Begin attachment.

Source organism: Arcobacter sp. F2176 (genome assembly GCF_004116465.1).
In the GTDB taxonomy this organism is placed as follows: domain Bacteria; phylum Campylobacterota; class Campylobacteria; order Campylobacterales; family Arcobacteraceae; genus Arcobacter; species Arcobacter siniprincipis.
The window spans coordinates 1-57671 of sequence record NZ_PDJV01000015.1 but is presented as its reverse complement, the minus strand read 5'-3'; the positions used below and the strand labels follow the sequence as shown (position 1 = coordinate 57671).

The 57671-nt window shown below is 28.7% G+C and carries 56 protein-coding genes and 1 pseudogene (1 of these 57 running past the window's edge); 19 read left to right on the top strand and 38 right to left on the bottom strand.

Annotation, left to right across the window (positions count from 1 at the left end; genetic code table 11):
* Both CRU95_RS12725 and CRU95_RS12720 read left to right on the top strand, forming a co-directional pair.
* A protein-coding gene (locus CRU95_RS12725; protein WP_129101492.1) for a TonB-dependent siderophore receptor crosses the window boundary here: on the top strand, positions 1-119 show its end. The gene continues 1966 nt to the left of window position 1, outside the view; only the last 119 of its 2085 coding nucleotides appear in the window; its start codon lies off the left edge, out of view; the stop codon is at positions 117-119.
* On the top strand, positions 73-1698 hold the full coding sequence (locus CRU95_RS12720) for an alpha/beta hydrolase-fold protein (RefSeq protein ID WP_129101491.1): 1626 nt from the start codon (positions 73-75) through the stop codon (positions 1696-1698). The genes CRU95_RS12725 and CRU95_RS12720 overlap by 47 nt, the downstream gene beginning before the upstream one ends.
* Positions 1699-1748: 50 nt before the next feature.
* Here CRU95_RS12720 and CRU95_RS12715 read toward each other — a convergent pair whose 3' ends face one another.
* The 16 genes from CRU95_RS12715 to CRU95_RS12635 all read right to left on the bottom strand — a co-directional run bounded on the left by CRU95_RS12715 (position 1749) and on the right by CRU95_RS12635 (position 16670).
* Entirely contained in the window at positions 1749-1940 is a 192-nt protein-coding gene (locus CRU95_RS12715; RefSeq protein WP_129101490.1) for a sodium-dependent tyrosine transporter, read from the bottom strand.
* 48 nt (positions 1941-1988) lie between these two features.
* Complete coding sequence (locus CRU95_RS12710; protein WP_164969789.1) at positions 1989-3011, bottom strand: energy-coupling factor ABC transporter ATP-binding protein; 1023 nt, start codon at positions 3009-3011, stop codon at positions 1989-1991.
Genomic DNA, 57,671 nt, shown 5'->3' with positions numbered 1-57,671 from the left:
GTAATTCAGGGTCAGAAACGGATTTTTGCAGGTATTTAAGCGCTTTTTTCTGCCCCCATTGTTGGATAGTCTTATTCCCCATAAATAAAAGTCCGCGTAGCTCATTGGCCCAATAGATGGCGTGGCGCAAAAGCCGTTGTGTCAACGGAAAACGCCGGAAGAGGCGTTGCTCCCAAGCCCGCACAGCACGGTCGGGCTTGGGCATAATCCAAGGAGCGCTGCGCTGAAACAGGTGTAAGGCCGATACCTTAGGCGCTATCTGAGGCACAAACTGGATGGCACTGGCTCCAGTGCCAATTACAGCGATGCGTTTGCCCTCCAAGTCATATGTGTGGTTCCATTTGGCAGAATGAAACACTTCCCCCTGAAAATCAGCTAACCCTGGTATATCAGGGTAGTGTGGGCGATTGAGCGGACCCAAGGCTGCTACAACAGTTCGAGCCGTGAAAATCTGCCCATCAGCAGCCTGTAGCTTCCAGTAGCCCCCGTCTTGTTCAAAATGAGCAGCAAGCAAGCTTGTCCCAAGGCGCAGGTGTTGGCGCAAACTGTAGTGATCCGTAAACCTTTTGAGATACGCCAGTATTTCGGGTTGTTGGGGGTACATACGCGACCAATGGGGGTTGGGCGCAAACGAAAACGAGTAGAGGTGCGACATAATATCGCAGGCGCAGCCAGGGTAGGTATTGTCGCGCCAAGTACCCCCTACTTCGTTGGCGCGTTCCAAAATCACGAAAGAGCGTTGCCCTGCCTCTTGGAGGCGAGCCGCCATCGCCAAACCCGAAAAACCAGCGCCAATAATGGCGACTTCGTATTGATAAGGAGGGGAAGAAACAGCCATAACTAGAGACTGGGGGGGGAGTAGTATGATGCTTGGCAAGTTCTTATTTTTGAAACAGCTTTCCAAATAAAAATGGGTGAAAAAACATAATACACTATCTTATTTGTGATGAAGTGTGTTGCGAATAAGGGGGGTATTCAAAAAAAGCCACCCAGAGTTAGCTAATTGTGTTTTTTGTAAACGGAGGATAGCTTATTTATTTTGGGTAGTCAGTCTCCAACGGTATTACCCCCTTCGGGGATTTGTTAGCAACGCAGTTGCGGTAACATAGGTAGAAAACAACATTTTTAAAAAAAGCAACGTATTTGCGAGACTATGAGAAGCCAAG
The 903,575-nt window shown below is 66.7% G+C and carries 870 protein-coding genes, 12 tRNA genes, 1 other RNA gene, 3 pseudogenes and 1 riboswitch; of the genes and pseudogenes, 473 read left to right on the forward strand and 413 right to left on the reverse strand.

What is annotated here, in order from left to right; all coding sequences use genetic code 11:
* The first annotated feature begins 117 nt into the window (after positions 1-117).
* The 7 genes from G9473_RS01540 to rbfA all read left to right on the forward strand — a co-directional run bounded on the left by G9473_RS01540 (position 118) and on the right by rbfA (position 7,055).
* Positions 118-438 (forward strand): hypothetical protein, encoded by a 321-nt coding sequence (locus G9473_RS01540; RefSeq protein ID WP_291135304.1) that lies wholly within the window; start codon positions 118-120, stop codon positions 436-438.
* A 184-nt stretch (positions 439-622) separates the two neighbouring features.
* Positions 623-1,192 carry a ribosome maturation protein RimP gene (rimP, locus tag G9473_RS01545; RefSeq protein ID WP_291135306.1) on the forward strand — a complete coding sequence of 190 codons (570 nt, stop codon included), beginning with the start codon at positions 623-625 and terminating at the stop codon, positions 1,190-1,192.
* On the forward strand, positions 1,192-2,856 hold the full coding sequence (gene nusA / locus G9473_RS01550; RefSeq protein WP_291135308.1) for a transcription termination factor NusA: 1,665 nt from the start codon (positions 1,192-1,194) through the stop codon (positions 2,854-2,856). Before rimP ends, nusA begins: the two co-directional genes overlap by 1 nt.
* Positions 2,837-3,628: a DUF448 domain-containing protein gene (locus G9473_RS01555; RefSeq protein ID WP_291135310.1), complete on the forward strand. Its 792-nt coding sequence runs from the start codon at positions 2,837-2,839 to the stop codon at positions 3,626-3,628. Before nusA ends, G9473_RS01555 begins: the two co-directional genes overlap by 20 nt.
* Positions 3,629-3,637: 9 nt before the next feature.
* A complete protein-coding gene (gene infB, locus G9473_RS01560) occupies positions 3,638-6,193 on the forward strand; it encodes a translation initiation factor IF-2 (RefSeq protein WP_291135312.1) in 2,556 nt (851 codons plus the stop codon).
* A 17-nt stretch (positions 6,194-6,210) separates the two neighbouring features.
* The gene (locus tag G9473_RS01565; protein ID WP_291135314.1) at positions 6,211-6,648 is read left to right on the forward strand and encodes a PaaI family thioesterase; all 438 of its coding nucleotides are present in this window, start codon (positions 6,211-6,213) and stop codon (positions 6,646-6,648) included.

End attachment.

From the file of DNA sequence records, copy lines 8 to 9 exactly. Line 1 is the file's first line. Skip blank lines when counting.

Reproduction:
* On the top strand, positions 73-1698 hold the full coding sequence (locus CRU95_RS12720) for an alpha/beta hydrolase-fold protein (RefSeq protein ID WP_129101491.1): 1626 nt from the start codon (positions 73-75) through the stop codon (positions 1696-1698). The genes CRU95_RS12725 and CRU95_RS12720 overlap by 47 nt, the downstream gene beginning before the upstream one ends.
* Positions 1699-1748: 50 nt before the next feature.